A Republican legislator prefiled a bill that would prohibit transgender girls and women from playing women’s sports in public K-12 schools and colleges. This bill would be part of the 2022 session of the Kentucky General Assembly.
The bill was prefiled by Rep. Ryan Dotson, a Winchester Republican. The bill would apply to public schools and universities and states that designation of participation for all athletic teams, activities, and sports would be based on the biological sex of students.
“Simply put, I prefiled this legislation to protect the integrity of women’s sports,” Dotson said.
Dotson said his reasons include the magnitude of sports in providing opportunities for women, specifically the ability to go to college, receive scholarships, and financial aid.
“We need to be realistic about the weight of these life-changing opportunities and ensure that fairness prevails, he said.
“Research shows that transgender women have a muscle-mass advantage over biological women, even if they take a testosterone suppressant,” Dotson said. “Allowing transgender women to participate in women’s sports gives transgender women an unfair advantage.”
Chris Hartman, executive director of the Fairness Campaign said in a text to Queer Kentucky that it’s a shame that as Kentucky works to recover from this devastating pandemic that some lawmakers would choose to prioritize LGBTQ discrimination—it’s especially offensive in the middle of Pride Month, but I imagine that’s intentional.
“Bills that seek to exclude LGBTQ students from full participation in school life are incredibly harmful to some of our most vulnerable LGBTQ youth, who already experience disproportionately high rates of depression and suicide,” Hartman said. “Rep. Dotson and others should take the time to talk with LGBTQ constituents to understand their lives before they introduce legislation to further marginalize our community.”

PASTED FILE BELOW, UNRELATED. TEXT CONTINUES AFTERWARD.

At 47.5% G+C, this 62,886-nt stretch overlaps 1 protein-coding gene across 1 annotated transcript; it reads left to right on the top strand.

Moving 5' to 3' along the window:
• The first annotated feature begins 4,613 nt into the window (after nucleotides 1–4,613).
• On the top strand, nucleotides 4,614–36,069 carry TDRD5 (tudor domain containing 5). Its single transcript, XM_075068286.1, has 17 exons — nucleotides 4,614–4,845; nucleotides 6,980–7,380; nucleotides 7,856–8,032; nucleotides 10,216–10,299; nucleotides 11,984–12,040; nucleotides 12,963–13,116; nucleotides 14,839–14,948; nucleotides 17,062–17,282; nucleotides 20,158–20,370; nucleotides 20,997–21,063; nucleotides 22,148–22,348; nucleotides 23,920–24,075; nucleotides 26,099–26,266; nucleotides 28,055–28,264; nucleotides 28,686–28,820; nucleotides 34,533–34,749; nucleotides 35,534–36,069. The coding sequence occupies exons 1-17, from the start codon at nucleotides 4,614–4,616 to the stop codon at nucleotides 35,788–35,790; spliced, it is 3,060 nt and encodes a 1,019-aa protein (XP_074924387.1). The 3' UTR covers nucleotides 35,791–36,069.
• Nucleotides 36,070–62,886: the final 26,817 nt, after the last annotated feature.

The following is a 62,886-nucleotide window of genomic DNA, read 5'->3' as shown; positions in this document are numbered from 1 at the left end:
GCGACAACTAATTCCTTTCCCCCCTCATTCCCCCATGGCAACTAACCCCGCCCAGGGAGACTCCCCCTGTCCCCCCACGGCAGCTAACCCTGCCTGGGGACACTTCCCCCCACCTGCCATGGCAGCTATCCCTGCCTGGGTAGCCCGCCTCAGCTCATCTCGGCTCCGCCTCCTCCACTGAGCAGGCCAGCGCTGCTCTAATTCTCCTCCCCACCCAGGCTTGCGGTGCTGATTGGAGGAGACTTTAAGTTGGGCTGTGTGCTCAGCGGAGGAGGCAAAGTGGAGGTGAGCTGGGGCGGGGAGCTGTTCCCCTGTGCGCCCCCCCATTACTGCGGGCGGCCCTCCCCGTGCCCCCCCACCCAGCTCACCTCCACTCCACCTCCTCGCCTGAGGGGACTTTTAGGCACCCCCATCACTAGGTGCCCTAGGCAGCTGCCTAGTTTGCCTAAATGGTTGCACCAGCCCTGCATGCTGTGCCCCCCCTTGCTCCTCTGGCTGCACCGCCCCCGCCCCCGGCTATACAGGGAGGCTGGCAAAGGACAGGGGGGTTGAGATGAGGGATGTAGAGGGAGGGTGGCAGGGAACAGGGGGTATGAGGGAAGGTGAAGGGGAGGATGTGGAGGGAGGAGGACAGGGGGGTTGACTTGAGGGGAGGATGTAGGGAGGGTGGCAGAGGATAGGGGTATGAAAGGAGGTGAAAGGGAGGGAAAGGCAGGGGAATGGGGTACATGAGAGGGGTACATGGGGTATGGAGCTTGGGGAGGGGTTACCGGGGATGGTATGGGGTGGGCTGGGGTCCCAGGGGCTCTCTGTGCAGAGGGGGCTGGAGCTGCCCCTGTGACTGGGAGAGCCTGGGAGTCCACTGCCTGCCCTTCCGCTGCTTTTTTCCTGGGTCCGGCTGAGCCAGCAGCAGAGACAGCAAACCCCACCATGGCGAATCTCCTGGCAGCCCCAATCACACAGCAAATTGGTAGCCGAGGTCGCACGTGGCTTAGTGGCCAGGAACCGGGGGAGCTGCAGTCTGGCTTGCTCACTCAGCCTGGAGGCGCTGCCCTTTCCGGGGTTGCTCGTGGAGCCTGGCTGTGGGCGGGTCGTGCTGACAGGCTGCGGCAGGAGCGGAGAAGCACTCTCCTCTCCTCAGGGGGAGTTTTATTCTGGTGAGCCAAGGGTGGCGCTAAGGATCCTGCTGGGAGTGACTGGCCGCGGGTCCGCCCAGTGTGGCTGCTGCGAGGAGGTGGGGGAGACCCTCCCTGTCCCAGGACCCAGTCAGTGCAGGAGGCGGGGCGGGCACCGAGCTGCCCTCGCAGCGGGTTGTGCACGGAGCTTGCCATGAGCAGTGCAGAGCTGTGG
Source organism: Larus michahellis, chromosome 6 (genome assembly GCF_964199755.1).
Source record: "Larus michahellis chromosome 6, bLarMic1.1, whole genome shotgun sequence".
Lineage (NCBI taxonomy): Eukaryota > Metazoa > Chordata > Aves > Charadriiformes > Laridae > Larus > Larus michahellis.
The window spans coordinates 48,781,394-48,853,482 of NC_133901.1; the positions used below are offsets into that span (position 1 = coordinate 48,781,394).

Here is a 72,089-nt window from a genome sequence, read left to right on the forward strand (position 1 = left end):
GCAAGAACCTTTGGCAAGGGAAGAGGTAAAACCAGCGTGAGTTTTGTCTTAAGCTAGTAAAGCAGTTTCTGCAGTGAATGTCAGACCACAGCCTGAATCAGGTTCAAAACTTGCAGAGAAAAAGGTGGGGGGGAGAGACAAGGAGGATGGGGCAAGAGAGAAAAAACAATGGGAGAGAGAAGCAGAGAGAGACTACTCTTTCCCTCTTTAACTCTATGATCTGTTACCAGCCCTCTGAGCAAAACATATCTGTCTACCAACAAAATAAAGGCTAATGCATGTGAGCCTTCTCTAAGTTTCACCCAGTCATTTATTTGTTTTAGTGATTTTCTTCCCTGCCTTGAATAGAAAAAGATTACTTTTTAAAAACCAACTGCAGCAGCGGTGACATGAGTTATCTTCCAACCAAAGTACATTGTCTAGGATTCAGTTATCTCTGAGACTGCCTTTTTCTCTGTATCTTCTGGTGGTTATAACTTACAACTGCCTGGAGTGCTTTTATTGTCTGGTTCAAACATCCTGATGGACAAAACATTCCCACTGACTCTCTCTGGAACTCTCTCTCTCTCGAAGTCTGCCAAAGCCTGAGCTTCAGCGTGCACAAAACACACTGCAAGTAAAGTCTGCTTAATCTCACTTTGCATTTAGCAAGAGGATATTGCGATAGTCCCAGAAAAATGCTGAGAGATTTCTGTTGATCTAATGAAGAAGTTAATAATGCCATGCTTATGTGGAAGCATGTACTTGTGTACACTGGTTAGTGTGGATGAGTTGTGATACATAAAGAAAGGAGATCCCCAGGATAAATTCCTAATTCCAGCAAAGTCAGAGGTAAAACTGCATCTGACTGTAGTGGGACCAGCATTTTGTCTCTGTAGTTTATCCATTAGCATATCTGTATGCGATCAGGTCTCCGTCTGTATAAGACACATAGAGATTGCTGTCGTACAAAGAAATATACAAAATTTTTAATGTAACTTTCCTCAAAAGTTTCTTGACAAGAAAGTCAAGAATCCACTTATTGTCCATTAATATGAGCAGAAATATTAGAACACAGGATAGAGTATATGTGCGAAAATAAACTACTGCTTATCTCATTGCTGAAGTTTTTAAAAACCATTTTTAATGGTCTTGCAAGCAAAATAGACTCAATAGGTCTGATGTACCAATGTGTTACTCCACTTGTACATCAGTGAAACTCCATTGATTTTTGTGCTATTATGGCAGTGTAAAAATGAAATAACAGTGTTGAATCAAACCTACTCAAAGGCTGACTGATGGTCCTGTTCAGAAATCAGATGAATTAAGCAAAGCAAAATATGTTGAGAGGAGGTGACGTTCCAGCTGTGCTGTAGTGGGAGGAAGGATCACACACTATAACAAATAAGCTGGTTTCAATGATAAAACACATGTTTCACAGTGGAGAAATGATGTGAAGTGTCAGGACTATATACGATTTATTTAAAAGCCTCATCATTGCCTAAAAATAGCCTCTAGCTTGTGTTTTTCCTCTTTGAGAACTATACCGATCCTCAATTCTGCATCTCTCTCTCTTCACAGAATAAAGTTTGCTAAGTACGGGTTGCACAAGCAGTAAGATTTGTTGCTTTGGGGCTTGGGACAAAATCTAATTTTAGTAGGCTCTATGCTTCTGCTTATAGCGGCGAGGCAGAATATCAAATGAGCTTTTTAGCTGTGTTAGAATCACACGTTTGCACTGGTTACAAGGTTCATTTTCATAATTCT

Louisville’s Courier Journal reported that Dotson is a Pentecostal pastor serving in his first term.
The Kentucky High School Athletic Association has a policy that recognizes the ability of transgender student-athletes to compete in sports “free from unlawful discrimination based on sexual orientation.”
But some still view the KHSAA policy as restrictive, as it requires transgender athletes to undergo sex reassignment surgery either before or after puberty in order to compete in sports based on their gender identity.
Hartman stated last year to the Courier Journal that “few, if any” transgender students can meet the current KHSAA guidelines, making such legislation unnecessary. He added the bills’ proponents could not provide a single instance when this became an issue.
The Courier Journal further reported that “Other legislation filed but not passed in recent years targeting transgender students include bills to prohibit transgender students from using restrooms that align with their identities and create criminal penalties for doctors providing transgender youth with identity-related medical treatments.”
Rep. Lisa Willner, D-Louisville, said it’s been “heartbreaking” to see the rise of anti-LGBTQ legislation across the country and fears this type of bill “could have a tragic impact” on transgender youth already at high risk for depression and suicide.
“As state leaders, we ought to be celebrating the diversity of Kentucky students, and protecting them from harassment and discrimination rather than bringing forward gratuitous bills that can have a harmful impact,” Willner said.